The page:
Authors: Melinda L. Costello
Addresses: University of North Carolina at Asheville, Department of Management, and Accountancy, One University Heights, Asheville, NC 28804, USA
Abstract: This paper describes the changed perceptions of a unique group of career changers - those who voluntarily left established professional, technical, or managerial careers to become working proprietors of their own small businesses in non-professional, non-technical, or non-managerial areas (for example, one manager became an organic farmer). They left what appear to have been highly valued and desired positions - careers in organisations - to start small businesses. An unstructured interview with six men and four women was used to discover how the subjects understood their changes. The popularly held notion of career as an upward progression of moves through an organisational hierarchy fitted this group as they described their past positions. The concept did not fit their jobs as working proprietors. They rejected their previous focus on income, status, and power, and seemed to change their ideas of what gave meaning to their work lives. They discussed five characteristics of their jobs that were important to them pride in the finished product or service; enjoyment of the process of creating the product or service; social connections with family, customers, and their communities; autonomy; and personal change and growth. This study brings into question the effectiveness of the traditional career path as a means to influence and motivate employees in organisations.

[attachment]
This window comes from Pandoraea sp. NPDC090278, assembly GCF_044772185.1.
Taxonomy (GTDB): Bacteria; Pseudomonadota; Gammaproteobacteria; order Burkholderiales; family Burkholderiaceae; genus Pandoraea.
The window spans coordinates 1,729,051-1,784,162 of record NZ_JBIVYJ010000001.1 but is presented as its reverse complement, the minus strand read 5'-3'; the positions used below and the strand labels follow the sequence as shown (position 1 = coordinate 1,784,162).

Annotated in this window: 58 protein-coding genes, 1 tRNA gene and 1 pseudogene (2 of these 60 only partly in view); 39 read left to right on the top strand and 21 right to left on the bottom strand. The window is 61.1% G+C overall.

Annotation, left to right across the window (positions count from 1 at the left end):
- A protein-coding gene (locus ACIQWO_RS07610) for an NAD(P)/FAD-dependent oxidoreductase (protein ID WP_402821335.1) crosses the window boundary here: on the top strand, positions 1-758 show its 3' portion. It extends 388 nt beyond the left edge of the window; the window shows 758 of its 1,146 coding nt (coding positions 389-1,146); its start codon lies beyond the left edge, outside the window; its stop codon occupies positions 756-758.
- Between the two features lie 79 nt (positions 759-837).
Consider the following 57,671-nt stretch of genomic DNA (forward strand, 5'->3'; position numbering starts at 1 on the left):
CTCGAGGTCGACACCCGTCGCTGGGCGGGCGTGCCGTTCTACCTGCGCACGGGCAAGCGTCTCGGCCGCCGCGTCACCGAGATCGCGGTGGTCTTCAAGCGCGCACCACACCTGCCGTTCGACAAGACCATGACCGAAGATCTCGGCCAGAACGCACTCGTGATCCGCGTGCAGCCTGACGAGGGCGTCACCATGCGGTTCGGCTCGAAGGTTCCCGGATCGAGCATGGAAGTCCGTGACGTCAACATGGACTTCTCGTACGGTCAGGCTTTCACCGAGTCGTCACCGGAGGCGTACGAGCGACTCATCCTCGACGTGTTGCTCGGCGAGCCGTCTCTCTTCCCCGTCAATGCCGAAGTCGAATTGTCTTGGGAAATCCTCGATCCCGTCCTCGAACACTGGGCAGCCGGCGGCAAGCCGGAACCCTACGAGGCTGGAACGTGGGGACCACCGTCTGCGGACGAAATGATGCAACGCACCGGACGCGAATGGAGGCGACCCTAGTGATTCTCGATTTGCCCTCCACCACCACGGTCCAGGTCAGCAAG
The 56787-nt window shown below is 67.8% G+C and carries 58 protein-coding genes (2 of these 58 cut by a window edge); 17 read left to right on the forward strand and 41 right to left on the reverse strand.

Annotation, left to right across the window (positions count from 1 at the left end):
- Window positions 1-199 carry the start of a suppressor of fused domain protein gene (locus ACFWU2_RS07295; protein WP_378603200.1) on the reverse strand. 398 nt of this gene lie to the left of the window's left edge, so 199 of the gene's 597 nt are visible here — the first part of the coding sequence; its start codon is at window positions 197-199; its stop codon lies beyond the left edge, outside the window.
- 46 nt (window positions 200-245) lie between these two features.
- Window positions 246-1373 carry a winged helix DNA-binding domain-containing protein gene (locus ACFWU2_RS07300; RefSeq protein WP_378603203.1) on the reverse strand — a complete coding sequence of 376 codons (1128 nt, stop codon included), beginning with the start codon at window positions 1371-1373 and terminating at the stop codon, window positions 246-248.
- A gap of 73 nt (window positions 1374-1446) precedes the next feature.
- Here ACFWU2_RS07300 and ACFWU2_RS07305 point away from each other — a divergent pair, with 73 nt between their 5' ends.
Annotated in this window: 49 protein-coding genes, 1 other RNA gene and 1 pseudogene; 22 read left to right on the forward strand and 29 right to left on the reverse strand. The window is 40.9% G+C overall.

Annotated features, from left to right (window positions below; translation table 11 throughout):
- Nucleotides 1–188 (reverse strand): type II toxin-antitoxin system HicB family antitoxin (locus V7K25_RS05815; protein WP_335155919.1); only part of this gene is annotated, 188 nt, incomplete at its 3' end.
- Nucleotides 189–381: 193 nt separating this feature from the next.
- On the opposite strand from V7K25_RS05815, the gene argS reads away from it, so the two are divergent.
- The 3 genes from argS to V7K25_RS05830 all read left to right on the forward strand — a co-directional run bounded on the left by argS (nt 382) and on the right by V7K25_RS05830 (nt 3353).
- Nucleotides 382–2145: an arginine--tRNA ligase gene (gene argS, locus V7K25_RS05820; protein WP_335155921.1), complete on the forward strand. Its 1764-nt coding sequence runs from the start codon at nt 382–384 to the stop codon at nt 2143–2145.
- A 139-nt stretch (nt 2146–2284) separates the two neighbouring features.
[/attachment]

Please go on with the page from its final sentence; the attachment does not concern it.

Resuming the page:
Keywords: career change; career dropouts; voluntary career change.
International Journal of Human Resources Development and Management, 2001 Vol.1 No.2/3/4, pp.251-267
Available online: 18 Aug 2003 *Full-text access for editors Access for subscribers Purchase this article Comment on this article